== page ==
Like many who have a passion for writing, the commitment to the craft snuck up on me gradually. I had always written, sure – even as a boy. I excelled at the essay format in high school and university. (I also created a comic strip, at age 13, too, but that’s for another post.) In my first post-university professional role, among other responsibilities, I wrote ad copy and press releases for a marketing/PR firm. During that time, I took creative writing classes – held in the evening. I wrote on paper back then. Seems like a life ago now. Somehow, crumpling a piece of paper in frustration, over the quality of the work, reflected the sense of drama a creative man ought to: more so than pressing the delete button on a computer keyboard, for certain. Development of my career(s), the demands of entrepreneurship, raising two kids, the overwhelming impact of marital dissolution, and a multitude of other interests, hobbies and passions, always seemed to interfere with getting stories from my head onto the keyboard. I exercised my writing skills by writing content for periodicals, corporate communications and social media, but those related to my professional activities in finance and investment. That genre of writing has never allowed me to fully exercise my creativity and permitted that undeniable sense of fulfillment that comes with it.
The fictional stories, or concepts behind them, wouldn’t stop. I know it sounds terribly cliché, but they haunted my sleep. They rattled around in my head like moths trapped inside an exterior light fixture, bumping up against my brain repeatedly – trying to get out. I needed a creative outlet.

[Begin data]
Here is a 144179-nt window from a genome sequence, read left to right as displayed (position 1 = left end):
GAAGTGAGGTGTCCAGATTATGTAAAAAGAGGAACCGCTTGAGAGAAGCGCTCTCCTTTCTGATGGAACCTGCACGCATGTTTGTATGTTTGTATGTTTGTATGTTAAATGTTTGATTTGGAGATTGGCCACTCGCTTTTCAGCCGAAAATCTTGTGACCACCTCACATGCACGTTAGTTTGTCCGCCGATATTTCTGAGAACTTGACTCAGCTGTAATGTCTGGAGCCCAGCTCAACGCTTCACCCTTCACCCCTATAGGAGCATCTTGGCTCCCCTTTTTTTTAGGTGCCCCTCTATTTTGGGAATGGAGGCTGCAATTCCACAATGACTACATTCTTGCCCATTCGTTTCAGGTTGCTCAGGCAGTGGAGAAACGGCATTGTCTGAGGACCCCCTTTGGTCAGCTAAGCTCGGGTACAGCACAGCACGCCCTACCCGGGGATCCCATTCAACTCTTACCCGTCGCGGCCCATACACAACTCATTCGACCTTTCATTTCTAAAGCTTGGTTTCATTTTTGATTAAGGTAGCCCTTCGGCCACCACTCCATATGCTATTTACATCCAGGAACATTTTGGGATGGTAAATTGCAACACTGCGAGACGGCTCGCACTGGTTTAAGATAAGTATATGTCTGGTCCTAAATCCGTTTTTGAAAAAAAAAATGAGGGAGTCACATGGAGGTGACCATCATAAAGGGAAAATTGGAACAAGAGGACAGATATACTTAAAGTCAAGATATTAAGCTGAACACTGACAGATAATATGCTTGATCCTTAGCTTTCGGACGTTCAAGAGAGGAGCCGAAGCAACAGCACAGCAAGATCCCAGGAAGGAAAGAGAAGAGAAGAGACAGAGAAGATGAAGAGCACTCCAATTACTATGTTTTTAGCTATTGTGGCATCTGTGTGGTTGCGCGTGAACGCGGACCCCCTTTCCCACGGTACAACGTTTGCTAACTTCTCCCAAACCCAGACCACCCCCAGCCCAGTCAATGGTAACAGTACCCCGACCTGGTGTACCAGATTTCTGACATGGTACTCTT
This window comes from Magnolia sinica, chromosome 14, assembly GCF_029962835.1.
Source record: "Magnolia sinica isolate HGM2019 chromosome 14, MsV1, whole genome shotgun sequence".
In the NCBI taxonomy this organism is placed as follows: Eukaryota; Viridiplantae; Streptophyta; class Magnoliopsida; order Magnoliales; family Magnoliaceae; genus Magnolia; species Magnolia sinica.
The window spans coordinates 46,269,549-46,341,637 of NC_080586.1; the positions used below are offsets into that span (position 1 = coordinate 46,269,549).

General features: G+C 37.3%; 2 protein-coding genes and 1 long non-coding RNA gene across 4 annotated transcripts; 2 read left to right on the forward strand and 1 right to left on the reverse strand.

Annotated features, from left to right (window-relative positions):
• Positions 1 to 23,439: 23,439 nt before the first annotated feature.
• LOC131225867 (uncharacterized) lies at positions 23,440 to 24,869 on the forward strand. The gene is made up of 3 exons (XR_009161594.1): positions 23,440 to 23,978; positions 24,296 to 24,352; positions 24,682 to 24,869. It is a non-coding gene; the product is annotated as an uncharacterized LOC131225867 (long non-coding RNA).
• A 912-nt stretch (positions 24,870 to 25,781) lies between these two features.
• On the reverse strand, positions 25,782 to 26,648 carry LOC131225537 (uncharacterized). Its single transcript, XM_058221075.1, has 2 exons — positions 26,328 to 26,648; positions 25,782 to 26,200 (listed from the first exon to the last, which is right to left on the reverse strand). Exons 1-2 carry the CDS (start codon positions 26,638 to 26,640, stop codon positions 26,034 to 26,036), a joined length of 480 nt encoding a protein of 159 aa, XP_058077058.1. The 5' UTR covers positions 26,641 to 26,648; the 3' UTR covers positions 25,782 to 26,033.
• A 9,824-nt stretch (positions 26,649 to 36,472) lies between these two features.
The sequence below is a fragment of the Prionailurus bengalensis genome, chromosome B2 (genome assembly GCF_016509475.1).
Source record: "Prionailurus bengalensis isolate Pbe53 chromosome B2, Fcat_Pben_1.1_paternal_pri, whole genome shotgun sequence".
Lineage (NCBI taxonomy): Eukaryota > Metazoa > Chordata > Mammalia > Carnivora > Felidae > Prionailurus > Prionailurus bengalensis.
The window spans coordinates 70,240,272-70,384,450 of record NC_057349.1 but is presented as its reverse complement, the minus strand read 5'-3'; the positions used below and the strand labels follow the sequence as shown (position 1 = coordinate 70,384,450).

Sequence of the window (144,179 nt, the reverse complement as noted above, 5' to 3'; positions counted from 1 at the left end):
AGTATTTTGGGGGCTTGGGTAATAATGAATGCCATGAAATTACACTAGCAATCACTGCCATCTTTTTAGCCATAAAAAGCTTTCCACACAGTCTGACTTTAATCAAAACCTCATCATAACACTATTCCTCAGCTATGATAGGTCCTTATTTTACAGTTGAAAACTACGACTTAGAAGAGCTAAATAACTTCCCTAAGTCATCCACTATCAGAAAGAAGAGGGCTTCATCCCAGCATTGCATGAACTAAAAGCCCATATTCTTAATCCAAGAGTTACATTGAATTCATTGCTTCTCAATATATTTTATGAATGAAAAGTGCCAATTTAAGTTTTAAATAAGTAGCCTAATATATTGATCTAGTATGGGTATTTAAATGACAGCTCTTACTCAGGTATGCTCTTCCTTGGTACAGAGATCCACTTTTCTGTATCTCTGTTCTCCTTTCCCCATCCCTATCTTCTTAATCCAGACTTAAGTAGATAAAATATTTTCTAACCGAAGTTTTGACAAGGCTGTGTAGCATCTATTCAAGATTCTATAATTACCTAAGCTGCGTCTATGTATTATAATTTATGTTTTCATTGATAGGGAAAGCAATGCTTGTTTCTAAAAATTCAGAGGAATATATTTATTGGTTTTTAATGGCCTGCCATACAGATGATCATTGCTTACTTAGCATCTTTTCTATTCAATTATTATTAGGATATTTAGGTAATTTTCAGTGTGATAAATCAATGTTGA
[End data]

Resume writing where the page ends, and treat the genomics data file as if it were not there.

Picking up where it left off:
Sleep came with difficulty. Good sleep was rare. I started waking increasingly early. Coffee, dark and black, became my close friend and companion on long Canadian winter mornings. So did the keyboard. Early mornings, a pot of coffee and banging (I still two-finger type) on the keys became routine. The words, pages and plot flowed. The coffee soothed and lubricated the output. One book took shape. One, two, three re-writes. An editor took over. More re-writing. Sleeping actually became easier, though I still remember one all-night editing session. I had imposed an arbitrary deadline on finalizing The Hermit of Carmel. I was determined to adhere to it. A large carafe of coffee got me through the night, a spectacular sunrise, and into mid-morning before I finally eased myself beneath the comforter and enjoyed the satisfaction of putting myself, and the first novel, to bed.
Novel #3 is in outline form and a foil bag of dark Sumatra roast sits quietly beside the french press – patiently awaiting a pour over. I can’t imagine a scenario in which writing and coffee were not synonymous. It fuels me. It inspires me. More coffee, more writing.